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Franciscan Life Today View Comments
Agents of Social Transformation
By
Rachel Zawila
Source: St. Anthony Messenger
Published: Wednesday, December 12, 2012

Transforming the world in the spirit of St. Francis and St. Clare of Assisi.” This is the mission of Franciscan Action Network (FAN), a nonprofit, Washington, DC-based organization that works to spread the Franciscan charism by standing up for those who are marginalized and deepening humans’ relationship with God’s creation.

In March 2007, more than 160 Franciscans from various communities gathered in Baltimore, where they unanimously approved a statement of unity that called on themselves and the larger Franciscan family to be agents of social transformation. “The idea was to have a united Franciscan presence in Washington, DC, to work on socialjustice issues,” says FAN executive director Patrick Carolan.

By doing this, says Carolan, Franciscans are following the call of their leaders. “St. Francis called us to be at the forefront of social justice, and Jesus certainly called us to really live the gospel,” he explains. “That’s what we’re called to do, and that’s what we try to do.”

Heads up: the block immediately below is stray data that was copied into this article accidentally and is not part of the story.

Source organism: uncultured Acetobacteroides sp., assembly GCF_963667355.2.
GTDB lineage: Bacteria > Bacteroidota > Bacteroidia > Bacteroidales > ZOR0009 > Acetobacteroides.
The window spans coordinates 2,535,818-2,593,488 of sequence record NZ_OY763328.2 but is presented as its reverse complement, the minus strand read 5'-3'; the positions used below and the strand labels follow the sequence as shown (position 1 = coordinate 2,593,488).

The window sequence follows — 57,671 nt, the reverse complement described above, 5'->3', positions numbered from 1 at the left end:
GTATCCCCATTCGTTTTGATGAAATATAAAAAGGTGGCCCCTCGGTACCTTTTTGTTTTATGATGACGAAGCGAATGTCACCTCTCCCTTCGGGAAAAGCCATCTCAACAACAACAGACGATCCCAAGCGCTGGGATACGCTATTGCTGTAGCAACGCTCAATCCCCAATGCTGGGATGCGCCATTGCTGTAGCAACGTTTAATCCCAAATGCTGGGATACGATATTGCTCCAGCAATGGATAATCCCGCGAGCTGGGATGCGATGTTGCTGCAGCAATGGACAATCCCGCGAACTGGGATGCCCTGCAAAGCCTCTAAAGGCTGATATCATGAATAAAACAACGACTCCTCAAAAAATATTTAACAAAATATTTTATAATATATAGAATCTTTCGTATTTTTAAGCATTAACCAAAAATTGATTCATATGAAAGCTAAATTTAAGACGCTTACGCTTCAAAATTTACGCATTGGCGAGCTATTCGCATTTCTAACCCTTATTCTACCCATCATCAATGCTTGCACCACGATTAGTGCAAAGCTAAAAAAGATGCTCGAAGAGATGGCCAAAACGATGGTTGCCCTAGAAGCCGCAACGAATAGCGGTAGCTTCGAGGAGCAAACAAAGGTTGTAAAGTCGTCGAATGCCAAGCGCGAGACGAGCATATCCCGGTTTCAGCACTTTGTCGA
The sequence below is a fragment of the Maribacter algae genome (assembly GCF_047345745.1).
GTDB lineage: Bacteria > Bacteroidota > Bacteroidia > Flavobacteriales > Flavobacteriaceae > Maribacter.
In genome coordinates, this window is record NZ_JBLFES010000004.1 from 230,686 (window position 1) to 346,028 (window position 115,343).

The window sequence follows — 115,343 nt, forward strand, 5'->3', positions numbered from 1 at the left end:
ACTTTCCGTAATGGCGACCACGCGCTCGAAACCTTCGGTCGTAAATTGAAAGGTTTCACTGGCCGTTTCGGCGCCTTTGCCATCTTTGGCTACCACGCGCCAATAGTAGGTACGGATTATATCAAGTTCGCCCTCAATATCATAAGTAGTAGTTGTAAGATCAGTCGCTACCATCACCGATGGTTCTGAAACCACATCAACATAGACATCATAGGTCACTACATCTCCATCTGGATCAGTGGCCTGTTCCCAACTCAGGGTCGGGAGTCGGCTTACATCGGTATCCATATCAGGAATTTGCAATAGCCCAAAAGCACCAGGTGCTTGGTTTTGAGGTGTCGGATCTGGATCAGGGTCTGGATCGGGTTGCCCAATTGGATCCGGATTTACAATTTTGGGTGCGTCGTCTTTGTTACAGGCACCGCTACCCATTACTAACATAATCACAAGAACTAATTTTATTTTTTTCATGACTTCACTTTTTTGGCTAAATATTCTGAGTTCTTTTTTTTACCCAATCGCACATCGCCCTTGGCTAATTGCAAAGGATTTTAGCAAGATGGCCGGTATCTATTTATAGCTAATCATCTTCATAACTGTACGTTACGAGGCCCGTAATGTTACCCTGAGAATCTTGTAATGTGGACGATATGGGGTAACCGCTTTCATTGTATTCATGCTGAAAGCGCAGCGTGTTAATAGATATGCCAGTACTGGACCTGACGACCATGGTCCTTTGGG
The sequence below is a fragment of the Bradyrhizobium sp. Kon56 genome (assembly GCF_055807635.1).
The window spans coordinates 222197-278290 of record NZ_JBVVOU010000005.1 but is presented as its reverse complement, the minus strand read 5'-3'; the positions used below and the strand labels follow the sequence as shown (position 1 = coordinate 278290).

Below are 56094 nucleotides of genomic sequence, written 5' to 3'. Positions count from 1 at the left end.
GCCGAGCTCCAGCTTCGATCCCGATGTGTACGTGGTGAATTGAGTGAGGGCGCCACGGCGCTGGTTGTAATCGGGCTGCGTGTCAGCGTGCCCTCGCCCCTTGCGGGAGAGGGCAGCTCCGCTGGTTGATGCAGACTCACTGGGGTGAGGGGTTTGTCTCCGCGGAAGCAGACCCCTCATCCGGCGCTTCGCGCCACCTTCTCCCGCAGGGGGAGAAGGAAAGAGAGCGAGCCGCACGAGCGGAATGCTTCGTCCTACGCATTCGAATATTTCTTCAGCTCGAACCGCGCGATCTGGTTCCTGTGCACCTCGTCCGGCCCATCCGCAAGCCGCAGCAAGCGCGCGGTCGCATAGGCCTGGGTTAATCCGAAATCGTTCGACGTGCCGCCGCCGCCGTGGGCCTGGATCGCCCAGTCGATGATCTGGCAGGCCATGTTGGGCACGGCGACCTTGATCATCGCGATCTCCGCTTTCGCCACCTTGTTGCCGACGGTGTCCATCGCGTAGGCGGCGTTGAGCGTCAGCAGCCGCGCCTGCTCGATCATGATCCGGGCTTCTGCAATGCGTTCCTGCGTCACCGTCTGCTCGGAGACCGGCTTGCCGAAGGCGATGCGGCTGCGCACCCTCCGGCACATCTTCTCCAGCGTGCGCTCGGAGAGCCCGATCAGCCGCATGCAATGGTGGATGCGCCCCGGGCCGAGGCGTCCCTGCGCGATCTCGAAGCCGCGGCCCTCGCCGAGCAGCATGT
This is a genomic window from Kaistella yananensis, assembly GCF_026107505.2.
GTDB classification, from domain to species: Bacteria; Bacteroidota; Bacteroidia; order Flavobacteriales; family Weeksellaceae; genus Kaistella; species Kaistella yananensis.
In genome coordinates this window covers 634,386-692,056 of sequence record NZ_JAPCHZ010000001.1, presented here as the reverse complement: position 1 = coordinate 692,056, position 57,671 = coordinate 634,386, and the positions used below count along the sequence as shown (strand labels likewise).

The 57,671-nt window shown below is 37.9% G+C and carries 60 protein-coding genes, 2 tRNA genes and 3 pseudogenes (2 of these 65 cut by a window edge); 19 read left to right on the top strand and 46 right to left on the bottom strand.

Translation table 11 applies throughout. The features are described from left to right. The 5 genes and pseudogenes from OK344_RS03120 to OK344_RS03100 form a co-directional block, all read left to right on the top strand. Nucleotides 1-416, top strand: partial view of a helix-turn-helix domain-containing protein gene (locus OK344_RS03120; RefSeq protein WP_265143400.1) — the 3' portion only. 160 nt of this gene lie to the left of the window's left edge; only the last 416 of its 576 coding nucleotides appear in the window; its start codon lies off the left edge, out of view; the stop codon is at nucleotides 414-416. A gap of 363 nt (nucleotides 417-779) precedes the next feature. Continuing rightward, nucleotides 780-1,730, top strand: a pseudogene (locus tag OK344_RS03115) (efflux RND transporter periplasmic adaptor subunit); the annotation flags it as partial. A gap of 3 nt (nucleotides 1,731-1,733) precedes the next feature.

FAN focuses its work on three primary categories: care for creation; civil discourse and peacemaking; and social justice, including issues such as immigration reform, human trafficking, workers’ rights, and fair trade. Beyond its Washington base, the group strives to build mini-networks around the countr y to unite different parts of the Franciscan family toward a single cause. Last year in Milwaukee, Capuchins, OFMs, Secular Franciscans, and others formed what they call a “Franciscan Table,” from which the group works for change.

FAN has also developed a six-week, faith-formation program called C4C: Franciscan Care for Creation, which parishes and communities can use “that really talks about what both the Gospels and the teachings of St. Francis tell us about caring for creation, but combines that with action steps people can take,” explains Carolan.

Another program in development is Franciscan Earth Corps, which strives to grow the reach of the Franciscans’ work for justice through young adults aged 21–30. “We really want to inspire and ignite a passion in these young adults to issues particularly around ecological justice and care for creation,” says Carolan. “Hopefully that connects them to their Franciscan spirituality, and then who knows where that will lead them as their lives go on?”

Uniting all Franciscans—young, old, Catholic or not—is one of FAN’s primary goals. “We are actually a very ecumenical organization,” Carolan points out, noting FAN’s Anglican, Methodist, Baptist, and Lutheran members. “We welcome them all.”


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